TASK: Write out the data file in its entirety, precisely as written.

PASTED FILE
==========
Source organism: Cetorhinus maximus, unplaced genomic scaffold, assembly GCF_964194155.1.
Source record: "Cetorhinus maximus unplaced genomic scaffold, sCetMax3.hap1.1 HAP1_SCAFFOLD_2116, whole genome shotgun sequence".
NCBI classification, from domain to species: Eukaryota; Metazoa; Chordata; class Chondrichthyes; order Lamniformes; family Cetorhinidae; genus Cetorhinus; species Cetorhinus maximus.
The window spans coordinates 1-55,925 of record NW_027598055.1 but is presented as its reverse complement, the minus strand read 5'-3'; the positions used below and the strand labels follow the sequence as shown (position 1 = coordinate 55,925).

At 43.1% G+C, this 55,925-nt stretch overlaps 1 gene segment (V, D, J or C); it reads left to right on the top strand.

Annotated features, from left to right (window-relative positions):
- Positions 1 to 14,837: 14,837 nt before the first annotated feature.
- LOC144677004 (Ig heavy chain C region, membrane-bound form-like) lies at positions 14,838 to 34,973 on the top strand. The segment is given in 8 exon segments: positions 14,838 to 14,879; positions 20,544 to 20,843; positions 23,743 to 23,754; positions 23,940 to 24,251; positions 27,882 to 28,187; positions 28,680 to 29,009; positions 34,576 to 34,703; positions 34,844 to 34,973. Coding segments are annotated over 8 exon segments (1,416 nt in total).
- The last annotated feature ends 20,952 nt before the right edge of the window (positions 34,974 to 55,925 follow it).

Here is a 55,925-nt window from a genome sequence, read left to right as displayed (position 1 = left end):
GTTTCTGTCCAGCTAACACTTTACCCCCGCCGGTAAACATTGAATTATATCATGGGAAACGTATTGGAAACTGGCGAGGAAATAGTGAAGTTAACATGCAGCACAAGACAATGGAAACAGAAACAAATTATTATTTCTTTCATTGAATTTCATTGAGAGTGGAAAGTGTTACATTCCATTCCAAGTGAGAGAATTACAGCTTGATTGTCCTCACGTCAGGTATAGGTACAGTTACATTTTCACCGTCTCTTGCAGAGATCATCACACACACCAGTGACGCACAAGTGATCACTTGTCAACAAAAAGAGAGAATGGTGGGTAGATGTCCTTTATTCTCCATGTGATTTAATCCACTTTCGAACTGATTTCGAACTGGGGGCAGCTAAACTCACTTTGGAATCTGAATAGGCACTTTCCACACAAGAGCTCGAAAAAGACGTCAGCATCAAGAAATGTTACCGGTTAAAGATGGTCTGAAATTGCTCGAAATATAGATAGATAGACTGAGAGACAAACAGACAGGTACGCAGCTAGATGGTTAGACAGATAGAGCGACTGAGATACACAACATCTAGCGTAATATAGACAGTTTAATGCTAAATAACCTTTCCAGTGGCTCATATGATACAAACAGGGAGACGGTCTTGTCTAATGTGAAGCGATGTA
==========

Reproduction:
Source organism: Cetorhinus maximus, unplaced genomic scaffold, assembly GCF_964194155.1.
Source record: "Cetorhinus maximus unplaced genomic scaffold, sCetMax3.hap1.1 HAP1_SCAFFOLD_2116, whole genome shotgun sequence".
NCBI classification, from domain to species: Eukaryota; Metazoa; Chordata; class Chondrichthyes; order Lamniformes; family Cetorhinidae; genus Cetorhinus; species Cetorhinus maximus.
The window spans coordinates 1-55,925 of record NW_027598055.1 but is presented as its reverse complement, the minus strand read 5'-3'; the positions used below and the strand labels follow the sequence as shown (position 1 = coordinate 55,925).

At 43.1% G+C, this 55,925-nt stretch overlaps 1 gene segment (V, D, J or C); it reads left to right on the top strand.

Annotated features, from left to right (window-relative positions):
- Positions 1 to 14,837: 14,837 nt before the first annotated feature.
- LOC144677004 (Ig heavy chain C region, membrane-bound form-like) lies at positions 14,838 to 34,973 on the top strand. The segment is given in 8 exon segments: positions 14,838 to 14,879; positions 20,544 to 20,843; positions 23,743 to 23,754; positions 23,940 to 24,251; positions 27,882 to 28,187; positions 28,680 to 29,009; positions 34,576 to 34,703; positions 34,844 to 34,973. Coding segments are annotated over 8 exon segments (1,416 nt in total).
- The last annotated feature ends 20,952 nt before the right edge of the window (positions 34,974 to 55,925 follow it).

Here is a 55,925-nt window from a genome sequence, read left to right as displayed (position 1 = left end):
GTTTCTGTCCAGCTAACACTTTACCCCCGCCGGTAAACATTGAATTATATCATGGGAAACGTATTGGAAACTGGCGAGGAAATAGTGAAGTTAACATGCAGCACAAGACAATGGAAACAGAAACAAATTATTATTTCTTTCATTGAATTTCATTGAGAGTGGAAAGTGTTACATTCCATTCCAAGTGAGAGAATTACAGCTTGATTGTCCTCACGTCAGGTATAGGTACAGTTACATTTTCACCGTCTCTTGCAGAGATCATCACACACACCAGTGACGCACAAGTGATCACTTGTCAACAAAAAGAGAGAATGGTGGGTAGATGTCCTTTATTCTCCATGTGATTTAATCCACTTTCGAACTGATTTCGAACTGGGGGCAGCTAAACTCACTTTGGAATCTGAATAGGCACTTTCCACACAAGAGCTCGAAAAAGACGTCAGCATCAAGAAATGTTACCGGTTAAAGATGGTCTGAAATTGCTCGAAATATAGATAGATAGACTGAGAGACAAACAGACAGGTACGCAGCTAGATGGTTAGACAGATAGAGCGACTGAGATACACAACATCTAGCGTAATATAGACAGTTTAATGCTAAATAACCTTTCCAGTGGCTCATATGATACAAACAGGGAGACGGTCTTGTCTAATGTGAAGCGATGTA